3. Physical or emotional rehabilitation services
  4. Vocational training
  5. Education

Reimbursement Support

In order to achieve an equitable result in the termination of the parties’ financial relationship in response to extraordinary circumstances, Reimbursement Support may be awarded.

These circumstances can include, but are not limited to:

  1. Economic misconduct by a spouse
  2. Considerable contributions a spouse made towards the educational or occupational development of the other spouse during the marriage.

Reimbursement Support may be awarded only if the Court determines that the parties’ financial circumstances do not permit the Court to fully address equitable considerations through Disposition of Marital Property.

Nominal Support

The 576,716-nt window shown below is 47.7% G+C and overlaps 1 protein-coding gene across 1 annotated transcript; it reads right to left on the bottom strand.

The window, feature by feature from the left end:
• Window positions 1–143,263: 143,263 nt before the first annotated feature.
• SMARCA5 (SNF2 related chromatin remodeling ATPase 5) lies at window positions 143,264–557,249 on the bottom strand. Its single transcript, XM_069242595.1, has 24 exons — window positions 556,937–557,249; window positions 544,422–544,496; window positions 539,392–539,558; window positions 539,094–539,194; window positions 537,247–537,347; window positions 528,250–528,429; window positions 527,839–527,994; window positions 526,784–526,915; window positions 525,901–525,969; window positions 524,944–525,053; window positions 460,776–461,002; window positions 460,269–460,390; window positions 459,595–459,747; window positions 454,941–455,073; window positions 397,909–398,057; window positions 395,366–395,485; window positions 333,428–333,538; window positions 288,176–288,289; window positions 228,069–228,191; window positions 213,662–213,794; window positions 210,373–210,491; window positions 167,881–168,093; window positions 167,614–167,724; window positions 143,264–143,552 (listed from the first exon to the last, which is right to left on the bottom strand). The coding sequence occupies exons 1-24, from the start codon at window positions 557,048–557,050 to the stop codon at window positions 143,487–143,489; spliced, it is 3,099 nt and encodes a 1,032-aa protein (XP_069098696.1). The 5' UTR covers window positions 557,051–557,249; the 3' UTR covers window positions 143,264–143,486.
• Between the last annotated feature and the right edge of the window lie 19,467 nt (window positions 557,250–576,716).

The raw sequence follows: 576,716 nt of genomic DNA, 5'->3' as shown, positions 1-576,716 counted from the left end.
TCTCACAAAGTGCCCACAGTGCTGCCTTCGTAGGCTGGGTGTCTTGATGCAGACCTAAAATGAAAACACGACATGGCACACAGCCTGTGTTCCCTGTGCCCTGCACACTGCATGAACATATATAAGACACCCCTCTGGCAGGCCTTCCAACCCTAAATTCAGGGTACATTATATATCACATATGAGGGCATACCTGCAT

Nominal Support may be awarded to preserve the Court’s authority to grant Spousal Support in the future. Nominal Support may consist of as little as $1.00 per year.

If no Spousal Support is awarded at the time of divorce, then no Spousal Support may be awarded in the future. A final judgment that does not award Spousal Support forever precludes such an award in that action.

Interim Support

Interim Support may be awarded to provide for a spouse’s separate support during the pendency of an action for divorce or judicial separation.

The trial court may make, modify, or enforce an award of spousal support under this section while an action is pending, including while on appeal.

The Spousal Support Factors

The Court shall consider the following factors when determining an award of Spousal Support:

  • The length of the marriage
  • The ability of each party to pay
  • The employment history and employment potential of each party
  • The income history and income potential of each party
  • The provisions for retirement and health insurance benefits of each party
  • The tax consequences of the division of marital property, including the tax consequences of the sale of the marital home, if applicable